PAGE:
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The Schumer-Biden test

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Everyone knows the meaning of the word "hypocrite" and no one can claim absolute constancy when it comes to living a life consistent with one's stated values. But in this election year, hypocrisy is on full display. It is now being practiced with neither shame nor irony by leading Democrats, who once forcefully argued positions they have now abandoned.


Definitions help focus the mind and so here is one for "hypocrite" from "a person who feigns some desirable or publicly approved attitude, especially one whose private life, opinions, or statements belie his or her public statements."

That seems to fit Sen. Charles Schumer (D-NY) and Vice President Joe Biden (hypocrite-Washington), who now take positions opposite ones they previously took with apparent conviction when it comes to hearings and votes on a president's nominees to the Supreme Court.

In 2007, Schumer delivered a speech to the American Constitution Society in which he said, "We should not confirm any Bush nominee to the Supreme Court except in extraordinary circumstances. They must prove by actions not words that they are in the mainstream rather than we have to prove that they are not."

That speech came 543 days before the 2008 election. Schumer now says the Senate should hold hearings and that the full Senate should be allowed to vote on President Obama's forthcoming nominee to replace the late Justice Antonin Scalia, though fewer than 300 days remain before this year's election. Schumer brushes off charges of hypocrisy, saying any comparison of his position then and his polar opposite position now is "apples and oranges."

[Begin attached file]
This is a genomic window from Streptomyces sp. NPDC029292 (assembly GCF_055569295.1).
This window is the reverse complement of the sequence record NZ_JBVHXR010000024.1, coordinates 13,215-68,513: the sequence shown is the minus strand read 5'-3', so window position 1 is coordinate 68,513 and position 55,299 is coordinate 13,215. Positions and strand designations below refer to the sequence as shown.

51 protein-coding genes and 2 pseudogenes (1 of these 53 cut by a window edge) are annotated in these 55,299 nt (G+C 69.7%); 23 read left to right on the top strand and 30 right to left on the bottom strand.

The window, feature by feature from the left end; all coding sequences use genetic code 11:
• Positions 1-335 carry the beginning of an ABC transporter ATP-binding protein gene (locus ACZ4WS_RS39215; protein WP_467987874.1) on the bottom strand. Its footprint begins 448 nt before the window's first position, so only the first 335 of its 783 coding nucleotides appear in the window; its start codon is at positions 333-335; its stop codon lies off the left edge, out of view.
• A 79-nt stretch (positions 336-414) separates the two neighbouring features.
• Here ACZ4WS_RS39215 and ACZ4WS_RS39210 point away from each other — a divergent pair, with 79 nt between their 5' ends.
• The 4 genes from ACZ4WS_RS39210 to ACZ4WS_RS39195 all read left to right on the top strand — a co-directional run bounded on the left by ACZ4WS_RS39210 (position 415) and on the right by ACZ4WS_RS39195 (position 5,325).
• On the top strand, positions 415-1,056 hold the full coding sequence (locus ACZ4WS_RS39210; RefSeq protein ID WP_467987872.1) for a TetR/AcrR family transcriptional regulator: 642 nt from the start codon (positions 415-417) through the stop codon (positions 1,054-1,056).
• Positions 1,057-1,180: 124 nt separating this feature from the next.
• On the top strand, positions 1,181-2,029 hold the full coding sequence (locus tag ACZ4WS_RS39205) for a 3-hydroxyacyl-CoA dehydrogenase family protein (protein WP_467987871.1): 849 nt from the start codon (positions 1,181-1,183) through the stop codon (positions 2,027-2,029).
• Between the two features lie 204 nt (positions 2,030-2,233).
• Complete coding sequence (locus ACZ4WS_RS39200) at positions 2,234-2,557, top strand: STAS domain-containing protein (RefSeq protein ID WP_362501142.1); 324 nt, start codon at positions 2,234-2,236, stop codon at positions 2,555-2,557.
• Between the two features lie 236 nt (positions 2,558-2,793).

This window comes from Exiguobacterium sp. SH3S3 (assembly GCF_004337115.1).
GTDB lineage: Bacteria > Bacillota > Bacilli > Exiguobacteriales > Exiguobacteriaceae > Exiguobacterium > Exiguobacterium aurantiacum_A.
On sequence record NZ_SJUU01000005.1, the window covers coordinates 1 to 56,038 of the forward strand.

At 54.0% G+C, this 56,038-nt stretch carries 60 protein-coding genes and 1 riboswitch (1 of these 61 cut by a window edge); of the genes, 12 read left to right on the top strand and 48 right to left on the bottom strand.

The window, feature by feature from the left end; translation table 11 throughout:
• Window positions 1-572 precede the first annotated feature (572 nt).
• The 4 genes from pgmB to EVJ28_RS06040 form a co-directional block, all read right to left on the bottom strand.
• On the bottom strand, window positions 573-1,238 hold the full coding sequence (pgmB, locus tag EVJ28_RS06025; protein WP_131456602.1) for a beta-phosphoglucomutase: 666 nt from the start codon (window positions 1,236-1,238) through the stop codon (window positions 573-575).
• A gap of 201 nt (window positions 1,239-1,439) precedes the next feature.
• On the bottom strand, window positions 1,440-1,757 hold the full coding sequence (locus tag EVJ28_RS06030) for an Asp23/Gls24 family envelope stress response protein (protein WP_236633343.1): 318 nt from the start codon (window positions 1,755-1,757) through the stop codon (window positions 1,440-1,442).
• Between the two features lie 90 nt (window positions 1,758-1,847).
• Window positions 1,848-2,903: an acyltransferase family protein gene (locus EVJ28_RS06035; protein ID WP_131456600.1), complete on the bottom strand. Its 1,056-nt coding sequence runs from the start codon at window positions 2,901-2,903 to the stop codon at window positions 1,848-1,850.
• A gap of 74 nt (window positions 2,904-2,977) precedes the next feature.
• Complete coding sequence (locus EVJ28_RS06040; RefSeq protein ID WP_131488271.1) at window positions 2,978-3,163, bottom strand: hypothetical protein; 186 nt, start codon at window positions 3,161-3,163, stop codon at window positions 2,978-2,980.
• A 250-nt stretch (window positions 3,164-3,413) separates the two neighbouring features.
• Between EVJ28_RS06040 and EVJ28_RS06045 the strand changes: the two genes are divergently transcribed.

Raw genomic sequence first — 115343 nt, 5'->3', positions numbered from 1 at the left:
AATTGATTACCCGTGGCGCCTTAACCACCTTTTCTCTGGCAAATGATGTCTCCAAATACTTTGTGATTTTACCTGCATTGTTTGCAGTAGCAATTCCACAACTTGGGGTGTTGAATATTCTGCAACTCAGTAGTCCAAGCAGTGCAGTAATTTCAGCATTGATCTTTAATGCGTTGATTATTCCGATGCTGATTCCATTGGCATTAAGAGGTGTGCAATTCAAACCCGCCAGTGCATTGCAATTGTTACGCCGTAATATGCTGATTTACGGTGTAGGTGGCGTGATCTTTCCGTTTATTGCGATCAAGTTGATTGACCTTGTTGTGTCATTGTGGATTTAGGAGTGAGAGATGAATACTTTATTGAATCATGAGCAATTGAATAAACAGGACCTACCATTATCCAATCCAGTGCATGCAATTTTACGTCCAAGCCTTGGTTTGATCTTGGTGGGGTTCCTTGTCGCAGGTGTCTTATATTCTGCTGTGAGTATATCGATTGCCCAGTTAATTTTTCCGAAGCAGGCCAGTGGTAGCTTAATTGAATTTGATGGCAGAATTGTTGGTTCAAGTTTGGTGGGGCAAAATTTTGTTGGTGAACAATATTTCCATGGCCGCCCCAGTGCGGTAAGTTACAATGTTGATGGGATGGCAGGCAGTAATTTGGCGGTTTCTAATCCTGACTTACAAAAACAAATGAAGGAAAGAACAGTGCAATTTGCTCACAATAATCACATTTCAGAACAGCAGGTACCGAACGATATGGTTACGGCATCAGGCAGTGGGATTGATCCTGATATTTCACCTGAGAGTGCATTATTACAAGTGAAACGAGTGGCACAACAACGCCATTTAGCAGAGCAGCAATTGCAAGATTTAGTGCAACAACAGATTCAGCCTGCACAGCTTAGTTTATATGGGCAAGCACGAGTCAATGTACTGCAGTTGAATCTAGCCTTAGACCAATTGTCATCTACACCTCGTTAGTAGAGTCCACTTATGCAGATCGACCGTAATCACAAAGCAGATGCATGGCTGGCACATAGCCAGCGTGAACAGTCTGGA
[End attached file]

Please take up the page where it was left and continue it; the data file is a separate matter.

More like rotten apples and oranges.

Vice President Biden is also caught in a hypocritical trap of his own making. In 1992, while serving as chairman of the Senate Judiciary Committee, Biden said that in the event a vacancy on the Supreme Court should occur during a year when President George H.W. Bush was seeking a second term, Bush should "not name a nominee until after the November election is completed." Biden also took the exact position then that the current chairman of the committee, Sen. Charles Grassley (R-Iowa), is taking now. In 1992, Biden said his committee "should seriously consider not scheduling confirmation hearings on the nomination until after the political campaign season is over."

Biden said such consideration would be "unfair to the president, to the nominee, or to the Senate itself. Where the nation should be treated to a consideration of constitutional philosophy, all it will get in such circumstances is partisan bickering and political posturing from both parties and from both ends of Pennsylvania Avenue."

Well, yes.

Those previous arguments by two leading Democrats are now being recycled by Republicans. Biden today explains his 1992 remarks were "hypothetical." No, they were hypocritical, given his current contradictory position.


This helps explain why so many people hate Washington and why everyone gets my lecture circuit laugh line: "I'm from Washington, D.C., where the only politicians with convictions are in prison."

Republican members of Congress have been taking to the floor and reading excerpts from those not so long ago Schumer and Biden speeches. They should continue to do so, making their positions then, the test now. And should the situation be reversed in the future, with a Republican president and a Senate with a majority of Democrats, Republicans should remember the positions they are taking now, or risk being called hypocrites.

It is a label that is commonly and increasingly bipartisan.

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